Why Hearthstone Is the Next Big eSport

Ryan “State” Visbeck is a pro StarCraft 2 player officially sponsored by Game Front. Read more of his work in his weekly column, State on StarCraft, and follow him on Twitter @ROOTState


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At BlizzCon 2013, the Hearthstone Innkeeper’s Invitational—Hearthstone’s inaugural tournament—was nearly as popular as StarCraft 2 and even overtook the World Championship Series at one point in viewership. As a fast-paced, free-to-play collectible strategy card game, it is easy to see why Hearthstone is so popular. With Blizzard’s eSports experience and the strength of the WarCraft franchise, this upcoming title has the potential to be the next big eSport.

The tournament was won by Dan “Artosis” Stemkoski, a professional StarCraft 2 commentator and one of the world’s most passionate gamers. Stemkoski is known in the StarCraft community for his insightful, deeply analytical commentary—and though he now spends most of his time at a caster’s desk, he is no stranger to competition.

Stemkoski was pro-level in the popular card game Magic: The Gathering before he began to pursue a career in StarCraft: Brood War as a professional gamer. At the Innkeeper’s Invitational, Stemkoski upset favorites Jeffrey “Trump” Shih and Octavian “Kripparrian” Morosan to become BlizzCon’s first Hearthstone champion.

Minutes after stepping off stage, Stemkoski was casting the StarCraft 2 Global Finals.

Dan “Artosis” Stemkoski and Hearthstone Community Manager Christina Sims

The success of Blizzard’s inaugural Hearthstone tournament raises new questions about the game’s future as an eSport, and Stemkoski’s victory draws new parallels between Hearthstone and StarCraft 2. “The game is competitive and enjoyable to watch on many levels,” said eSports personality John “TotalBiscuit” Bain after casting the tournament finals. “The numbers proved that there is interest [in Hearthstone as an eSport].”

Over 100,000 fans tuned in on Twitch.TV to watch Bain and co-commentator Kevin Knocke cast the Hearthstone Innkeeper Invitational Grand Finals. Thousands more crowded the tournament stage to watch Stemkoski’s win. As Blizzard’s development team continues to improve upon their design and the game enters open beta in December, interest in Hearthstone should continue to grow.

“The addition of new gameplay mechanics will lead to stronger, more varied gameplay,” said Bain. “Improvements such as a better observing mode in which casters can see both hands, upcoming card draws, efficiency and graveyards will help Hearthstone be treated seriously as a competitive sport.”

Speaking as a pro-gamer, I find Hearthstone to be fun, engaging and relatable—and though the game is easy to understand on the surface, it has potential for great strategic depth. “In a long series, you will be able to see who the better player is,” Bain said. “In small numbers of games, Hearthstone can appear to be very luck-based, but it is less random than many people believe.”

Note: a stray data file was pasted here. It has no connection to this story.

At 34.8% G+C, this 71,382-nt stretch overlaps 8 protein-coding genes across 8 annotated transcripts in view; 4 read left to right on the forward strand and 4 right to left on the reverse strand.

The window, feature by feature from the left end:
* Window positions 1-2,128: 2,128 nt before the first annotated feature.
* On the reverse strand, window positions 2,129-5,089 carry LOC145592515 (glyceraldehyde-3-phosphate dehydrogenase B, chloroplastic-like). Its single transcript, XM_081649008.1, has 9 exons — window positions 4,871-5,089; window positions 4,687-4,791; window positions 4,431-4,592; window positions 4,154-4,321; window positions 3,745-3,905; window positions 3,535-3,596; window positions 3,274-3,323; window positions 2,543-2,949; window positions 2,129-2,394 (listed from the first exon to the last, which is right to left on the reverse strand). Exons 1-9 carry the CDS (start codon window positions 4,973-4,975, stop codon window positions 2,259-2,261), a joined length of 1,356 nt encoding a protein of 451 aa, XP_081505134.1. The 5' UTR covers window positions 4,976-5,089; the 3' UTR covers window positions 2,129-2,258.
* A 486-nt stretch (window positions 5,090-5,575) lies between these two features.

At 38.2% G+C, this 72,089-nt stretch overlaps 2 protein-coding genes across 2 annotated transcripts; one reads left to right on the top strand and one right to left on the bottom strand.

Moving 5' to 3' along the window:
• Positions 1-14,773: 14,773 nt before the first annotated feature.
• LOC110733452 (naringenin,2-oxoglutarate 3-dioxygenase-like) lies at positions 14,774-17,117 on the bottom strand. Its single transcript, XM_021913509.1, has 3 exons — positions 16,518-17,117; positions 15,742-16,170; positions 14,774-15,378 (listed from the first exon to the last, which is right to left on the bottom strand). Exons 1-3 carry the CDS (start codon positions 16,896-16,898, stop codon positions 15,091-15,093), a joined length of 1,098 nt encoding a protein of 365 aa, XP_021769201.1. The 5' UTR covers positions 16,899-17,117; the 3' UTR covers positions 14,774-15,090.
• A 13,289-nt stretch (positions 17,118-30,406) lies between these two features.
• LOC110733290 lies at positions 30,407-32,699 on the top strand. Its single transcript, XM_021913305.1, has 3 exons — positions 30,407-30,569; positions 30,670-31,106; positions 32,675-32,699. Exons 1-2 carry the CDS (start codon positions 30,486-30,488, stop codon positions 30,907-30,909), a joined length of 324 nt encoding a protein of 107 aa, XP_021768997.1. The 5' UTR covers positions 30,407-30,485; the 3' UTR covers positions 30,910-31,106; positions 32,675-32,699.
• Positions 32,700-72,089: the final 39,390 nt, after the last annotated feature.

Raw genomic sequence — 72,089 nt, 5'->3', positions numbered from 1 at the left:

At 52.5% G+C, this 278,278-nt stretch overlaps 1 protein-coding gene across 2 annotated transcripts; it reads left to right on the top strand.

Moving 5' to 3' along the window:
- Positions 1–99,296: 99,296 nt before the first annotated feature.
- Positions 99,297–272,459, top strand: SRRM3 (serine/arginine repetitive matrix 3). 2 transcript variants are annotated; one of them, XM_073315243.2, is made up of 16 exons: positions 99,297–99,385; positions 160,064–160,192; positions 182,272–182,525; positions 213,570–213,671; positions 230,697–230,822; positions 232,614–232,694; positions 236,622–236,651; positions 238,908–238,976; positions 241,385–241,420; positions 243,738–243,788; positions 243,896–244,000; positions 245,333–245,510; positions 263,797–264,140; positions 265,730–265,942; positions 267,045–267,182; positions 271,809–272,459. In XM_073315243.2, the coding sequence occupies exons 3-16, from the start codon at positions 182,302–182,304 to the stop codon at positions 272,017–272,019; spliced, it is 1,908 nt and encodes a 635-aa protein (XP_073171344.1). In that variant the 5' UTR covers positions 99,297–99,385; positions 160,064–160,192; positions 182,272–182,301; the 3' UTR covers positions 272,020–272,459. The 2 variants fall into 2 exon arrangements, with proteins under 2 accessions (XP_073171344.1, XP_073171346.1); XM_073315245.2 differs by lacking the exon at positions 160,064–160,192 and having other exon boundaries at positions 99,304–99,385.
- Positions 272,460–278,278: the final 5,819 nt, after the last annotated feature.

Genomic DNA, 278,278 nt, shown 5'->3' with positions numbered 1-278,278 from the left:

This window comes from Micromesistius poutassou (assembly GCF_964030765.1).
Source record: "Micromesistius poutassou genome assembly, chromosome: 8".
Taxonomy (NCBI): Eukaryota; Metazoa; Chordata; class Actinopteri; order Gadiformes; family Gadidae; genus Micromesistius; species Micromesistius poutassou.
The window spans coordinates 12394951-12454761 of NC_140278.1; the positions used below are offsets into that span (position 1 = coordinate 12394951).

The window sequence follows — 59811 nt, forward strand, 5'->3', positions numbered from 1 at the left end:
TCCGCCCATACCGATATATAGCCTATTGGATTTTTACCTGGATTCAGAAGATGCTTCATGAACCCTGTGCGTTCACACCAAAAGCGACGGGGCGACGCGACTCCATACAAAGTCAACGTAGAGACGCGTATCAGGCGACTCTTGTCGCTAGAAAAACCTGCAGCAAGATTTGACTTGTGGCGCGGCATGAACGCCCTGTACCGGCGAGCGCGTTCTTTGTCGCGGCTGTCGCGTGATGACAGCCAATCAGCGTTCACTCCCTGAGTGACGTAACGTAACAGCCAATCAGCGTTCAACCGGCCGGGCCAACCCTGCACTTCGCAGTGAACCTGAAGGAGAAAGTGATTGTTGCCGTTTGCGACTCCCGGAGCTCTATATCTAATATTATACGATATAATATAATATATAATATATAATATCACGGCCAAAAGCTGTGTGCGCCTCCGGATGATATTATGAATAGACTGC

Blizzard has succeeded in creating a gameplay experience rewarding to both players and spectators. I’ve had the opportunity to play Hearthstone over the last month and I’m really excited to see what happens once everyone has a chance to play. If TotalBiscuit is right, Hearthstone could become the next premier eSport—right alongside the likes of StarCraft 2, DotA 2 and League of Legends.

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1 Comment on Why Hearthstone Is the Next Big eSport

Derek

On November 11, 2013 at 9:14 pm

Odd, the consensus among beta testers is that the game DOES lack strategic depth and is far too luck based. The game is limited in viable deck builds and strategies not just because of the small deck size and general card pool, but more-so because of the number of class specific cards and mechanics. Identifying the winning player is usually possible by the 4th turn, which is why we’re seeing incredibly high rates of conceding just one or two minutes into a match.

There are other other arguably serious shortcomings, such as the wildfire growth of statistically proven overpowered deck archetypes (that now nearly everybody plays), and of course the expected players who’ve spent many hundreds of dollars and play legendary after legendary card.

Oh how I wish Wizards could design a game client as brilliant as Hearthstone. The interface, controls, deck building, animations, and dialogue are all top notch. But the core gameplay and constructed deck planning is anything but deep and strategic, certainly not up to par with MTGO.

Sadly Hearthstone is just one more in a long line of streamlined and dumbed down games to capture the audience who can’t handle the traditional aspects of a game genre. Blizzard is doing the same thing to the MOBA scene with Heroes of the Storm. Just as WoW dumbed down the MMO scene.